In 2006, Hasina signed an electoral pact with Khelafat Majlish in which she agreed that, if elected with the help of these fundamentalists, the Awami League would enact a blasphemy law and give legal backing to fatwas. The charge of blasphemy has increasingly been used by fundamentalists in Pakistan, and in Egypt when President Morsi of the Muslim Brotherhood was in office, to inflict murderous violence on impoverished Christians of both countries. Even without a blasphemy law, Hasina’s government had no qualms about arresting several bloggers and shutting down web sites for supposedly offending religious sentiment. In April the government announced it would not adopt the anti-blasphemy laws as written. However, in response to their demand for state-sanctioned Sharia law (Islamic religious law), Hasina pledged that: “Our country will be run in keeping with the spirit of the Medina Charter … of our beloved Prophet Mohammad” (The Hindu, 15 April).

Hasina’s grotesque promise to implement a seventh century Islamic charter did nothing to mollify the Islamists. In protest at not getting their full programme adopted, the BNP called for a two-day general strike on 5-6 May. Hefazat and Jamaat supporters unleashed a riot, setting much of Dhaka ablaze. An unknown number were killed in a crackdown before the government regained control. Among those attacked in the rampage by the Islamists was the Communist Party of Bangladesh, whose office was torched. Its members were lucky to escape with their lives.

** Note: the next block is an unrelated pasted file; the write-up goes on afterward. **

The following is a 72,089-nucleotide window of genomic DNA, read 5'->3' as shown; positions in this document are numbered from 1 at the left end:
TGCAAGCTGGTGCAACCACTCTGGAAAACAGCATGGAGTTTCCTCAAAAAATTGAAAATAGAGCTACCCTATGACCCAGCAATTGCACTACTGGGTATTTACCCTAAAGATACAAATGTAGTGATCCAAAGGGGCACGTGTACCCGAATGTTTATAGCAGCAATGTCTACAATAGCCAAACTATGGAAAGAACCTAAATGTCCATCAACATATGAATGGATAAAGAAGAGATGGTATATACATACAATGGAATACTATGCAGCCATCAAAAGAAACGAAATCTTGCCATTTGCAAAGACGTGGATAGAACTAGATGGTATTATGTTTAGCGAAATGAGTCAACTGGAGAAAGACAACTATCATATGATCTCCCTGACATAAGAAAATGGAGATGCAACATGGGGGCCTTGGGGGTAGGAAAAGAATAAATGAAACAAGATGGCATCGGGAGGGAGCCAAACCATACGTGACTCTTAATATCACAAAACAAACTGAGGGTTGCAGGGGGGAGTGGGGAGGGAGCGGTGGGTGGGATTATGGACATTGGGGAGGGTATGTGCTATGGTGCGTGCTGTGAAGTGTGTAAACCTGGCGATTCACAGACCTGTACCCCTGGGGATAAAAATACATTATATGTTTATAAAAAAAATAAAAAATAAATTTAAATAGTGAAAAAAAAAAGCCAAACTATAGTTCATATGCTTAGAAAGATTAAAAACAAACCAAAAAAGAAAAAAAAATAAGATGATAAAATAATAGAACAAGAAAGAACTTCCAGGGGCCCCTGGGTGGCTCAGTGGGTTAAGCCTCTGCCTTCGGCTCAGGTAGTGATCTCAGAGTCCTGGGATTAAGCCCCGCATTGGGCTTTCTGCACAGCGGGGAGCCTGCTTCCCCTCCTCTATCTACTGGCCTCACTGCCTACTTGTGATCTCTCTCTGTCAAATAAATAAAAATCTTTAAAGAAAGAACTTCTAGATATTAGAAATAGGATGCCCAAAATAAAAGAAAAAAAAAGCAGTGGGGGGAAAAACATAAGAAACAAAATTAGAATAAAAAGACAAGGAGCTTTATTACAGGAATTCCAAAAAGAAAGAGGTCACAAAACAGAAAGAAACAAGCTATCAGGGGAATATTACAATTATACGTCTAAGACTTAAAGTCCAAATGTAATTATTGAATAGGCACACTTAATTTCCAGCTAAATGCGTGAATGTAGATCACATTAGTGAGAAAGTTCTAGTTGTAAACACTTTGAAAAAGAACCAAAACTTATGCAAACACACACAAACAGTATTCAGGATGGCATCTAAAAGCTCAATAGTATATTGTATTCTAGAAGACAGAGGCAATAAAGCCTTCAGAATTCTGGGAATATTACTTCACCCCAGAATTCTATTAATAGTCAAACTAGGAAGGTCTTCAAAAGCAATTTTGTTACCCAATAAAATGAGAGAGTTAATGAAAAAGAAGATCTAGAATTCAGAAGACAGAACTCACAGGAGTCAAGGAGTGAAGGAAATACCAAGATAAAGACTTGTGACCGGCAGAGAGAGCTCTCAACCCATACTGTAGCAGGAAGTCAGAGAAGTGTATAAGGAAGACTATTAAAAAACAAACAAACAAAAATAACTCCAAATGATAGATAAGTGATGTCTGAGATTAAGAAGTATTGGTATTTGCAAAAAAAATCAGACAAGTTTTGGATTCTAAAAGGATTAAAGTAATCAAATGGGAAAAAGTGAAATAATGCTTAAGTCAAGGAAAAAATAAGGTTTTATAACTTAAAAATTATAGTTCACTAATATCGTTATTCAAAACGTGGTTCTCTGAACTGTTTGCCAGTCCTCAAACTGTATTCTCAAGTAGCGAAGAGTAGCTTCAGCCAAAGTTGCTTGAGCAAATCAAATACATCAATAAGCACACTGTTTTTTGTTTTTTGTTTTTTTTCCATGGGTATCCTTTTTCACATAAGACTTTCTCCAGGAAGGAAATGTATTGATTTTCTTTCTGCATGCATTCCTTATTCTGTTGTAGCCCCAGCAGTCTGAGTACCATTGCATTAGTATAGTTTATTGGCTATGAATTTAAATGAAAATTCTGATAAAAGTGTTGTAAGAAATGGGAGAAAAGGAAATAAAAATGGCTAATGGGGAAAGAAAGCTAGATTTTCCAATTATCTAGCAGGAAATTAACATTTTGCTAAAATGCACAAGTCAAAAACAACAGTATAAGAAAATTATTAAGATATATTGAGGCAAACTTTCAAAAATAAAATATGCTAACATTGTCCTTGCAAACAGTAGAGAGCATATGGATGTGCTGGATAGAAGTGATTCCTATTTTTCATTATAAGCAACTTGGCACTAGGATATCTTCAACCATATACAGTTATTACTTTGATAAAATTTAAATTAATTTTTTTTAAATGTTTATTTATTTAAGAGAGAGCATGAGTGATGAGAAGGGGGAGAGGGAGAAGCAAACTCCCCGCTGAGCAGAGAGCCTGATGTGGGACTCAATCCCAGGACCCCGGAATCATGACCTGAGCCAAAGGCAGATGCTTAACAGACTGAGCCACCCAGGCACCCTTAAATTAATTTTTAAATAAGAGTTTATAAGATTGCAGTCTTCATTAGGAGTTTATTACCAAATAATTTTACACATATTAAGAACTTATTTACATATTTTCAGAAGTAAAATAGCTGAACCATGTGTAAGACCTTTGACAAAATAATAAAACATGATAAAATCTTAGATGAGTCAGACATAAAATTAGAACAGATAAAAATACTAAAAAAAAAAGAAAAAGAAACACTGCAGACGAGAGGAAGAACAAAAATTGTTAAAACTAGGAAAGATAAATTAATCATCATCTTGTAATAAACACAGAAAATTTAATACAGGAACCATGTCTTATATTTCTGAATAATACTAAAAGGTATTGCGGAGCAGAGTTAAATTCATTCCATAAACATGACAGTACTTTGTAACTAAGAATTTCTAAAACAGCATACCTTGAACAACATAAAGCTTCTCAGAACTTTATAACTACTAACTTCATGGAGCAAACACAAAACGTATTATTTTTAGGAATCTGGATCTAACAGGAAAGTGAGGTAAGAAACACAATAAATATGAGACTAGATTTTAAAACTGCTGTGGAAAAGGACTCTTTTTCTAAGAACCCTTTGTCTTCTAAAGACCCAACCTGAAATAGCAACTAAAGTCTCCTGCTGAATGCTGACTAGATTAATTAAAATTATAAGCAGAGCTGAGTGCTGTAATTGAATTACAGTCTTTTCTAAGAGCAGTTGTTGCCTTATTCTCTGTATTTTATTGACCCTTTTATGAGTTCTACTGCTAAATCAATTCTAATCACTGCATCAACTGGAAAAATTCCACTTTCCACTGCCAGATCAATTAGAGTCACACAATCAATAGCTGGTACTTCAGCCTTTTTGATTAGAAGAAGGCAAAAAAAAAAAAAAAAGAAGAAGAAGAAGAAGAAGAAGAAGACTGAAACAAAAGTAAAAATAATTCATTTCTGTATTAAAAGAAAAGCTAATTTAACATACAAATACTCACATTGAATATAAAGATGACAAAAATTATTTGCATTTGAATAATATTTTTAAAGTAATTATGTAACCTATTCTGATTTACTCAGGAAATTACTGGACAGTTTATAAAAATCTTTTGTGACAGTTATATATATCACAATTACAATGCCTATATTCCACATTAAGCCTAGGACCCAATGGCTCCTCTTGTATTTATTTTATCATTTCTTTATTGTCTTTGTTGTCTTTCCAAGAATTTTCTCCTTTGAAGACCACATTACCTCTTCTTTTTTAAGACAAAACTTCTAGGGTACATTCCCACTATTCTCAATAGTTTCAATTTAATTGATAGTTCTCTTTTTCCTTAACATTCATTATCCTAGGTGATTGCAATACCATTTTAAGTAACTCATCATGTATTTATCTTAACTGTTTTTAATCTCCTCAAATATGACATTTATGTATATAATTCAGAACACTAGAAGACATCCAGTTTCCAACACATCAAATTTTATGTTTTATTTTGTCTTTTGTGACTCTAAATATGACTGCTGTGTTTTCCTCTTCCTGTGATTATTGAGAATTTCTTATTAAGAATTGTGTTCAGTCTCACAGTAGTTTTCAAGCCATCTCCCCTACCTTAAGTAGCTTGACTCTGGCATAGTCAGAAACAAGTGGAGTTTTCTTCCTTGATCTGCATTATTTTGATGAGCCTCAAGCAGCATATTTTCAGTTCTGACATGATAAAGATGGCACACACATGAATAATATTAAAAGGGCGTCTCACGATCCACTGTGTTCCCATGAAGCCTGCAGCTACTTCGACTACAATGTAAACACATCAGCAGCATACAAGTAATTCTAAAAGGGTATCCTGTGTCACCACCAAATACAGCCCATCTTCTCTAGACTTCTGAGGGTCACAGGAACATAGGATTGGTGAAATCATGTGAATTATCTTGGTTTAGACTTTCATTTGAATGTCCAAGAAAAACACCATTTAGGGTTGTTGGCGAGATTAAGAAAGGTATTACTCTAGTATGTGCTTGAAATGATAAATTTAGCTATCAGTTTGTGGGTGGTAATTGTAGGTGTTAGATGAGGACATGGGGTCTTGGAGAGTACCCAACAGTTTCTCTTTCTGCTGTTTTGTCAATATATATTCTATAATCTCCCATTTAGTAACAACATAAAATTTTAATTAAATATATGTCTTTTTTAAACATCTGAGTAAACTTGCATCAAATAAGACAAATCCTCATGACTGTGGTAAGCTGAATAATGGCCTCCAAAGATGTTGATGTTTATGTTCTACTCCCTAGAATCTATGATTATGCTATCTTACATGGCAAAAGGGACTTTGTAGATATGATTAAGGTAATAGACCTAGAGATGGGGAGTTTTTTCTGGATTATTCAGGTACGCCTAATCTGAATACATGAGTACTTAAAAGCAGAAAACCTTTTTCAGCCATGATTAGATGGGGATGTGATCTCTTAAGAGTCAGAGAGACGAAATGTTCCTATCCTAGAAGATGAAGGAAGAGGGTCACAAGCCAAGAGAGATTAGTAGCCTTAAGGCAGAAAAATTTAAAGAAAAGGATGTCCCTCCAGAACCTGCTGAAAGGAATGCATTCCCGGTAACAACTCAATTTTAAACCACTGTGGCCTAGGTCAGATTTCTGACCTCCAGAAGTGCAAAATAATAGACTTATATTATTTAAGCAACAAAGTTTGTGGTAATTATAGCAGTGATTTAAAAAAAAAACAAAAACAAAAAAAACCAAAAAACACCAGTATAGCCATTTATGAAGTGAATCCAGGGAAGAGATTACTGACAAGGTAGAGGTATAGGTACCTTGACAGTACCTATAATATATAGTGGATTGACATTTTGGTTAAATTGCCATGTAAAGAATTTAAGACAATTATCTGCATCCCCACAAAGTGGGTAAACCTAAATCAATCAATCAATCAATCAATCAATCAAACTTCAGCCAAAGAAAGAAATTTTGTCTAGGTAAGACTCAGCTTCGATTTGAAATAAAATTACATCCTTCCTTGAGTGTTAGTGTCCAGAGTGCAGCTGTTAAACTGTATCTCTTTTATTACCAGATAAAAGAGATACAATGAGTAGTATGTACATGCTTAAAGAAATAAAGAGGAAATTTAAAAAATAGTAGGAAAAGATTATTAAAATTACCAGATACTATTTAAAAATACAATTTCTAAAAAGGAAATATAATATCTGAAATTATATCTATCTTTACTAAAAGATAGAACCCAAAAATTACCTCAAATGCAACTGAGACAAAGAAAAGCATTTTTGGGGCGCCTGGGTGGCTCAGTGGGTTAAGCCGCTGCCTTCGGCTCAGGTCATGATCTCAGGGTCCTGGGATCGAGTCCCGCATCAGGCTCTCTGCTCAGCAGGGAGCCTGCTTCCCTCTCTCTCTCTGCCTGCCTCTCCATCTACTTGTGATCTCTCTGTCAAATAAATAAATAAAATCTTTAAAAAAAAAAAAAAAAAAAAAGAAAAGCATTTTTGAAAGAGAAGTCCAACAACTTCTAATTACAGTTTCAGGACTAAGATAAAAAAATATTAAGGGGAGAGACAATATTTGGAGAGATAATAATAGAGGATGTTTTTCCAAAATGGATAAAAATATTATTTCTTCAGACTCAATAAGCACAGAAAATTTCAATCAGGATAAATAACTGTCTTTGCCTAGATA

Women garment workers are key

With the country engulfed in a crisis over the war crimes trials, the worst disaster in the history of the garment industry shocked the country and the world. The Rana Plaza factory building collapse in April annihilated more than 1100 mainly women garment workers. This act of industrial murder showed the real workings of the capitalist market in one of the poorest countries in the world. Some 5000 factories in Bangladesh produce garments for major North American and European brands. The workers toiling in near-slavery in these deathtraps are paid the lowest wages in the world for that industry — as low as $37 (£24) a month, far below subsistence, often working 15-hour shifts.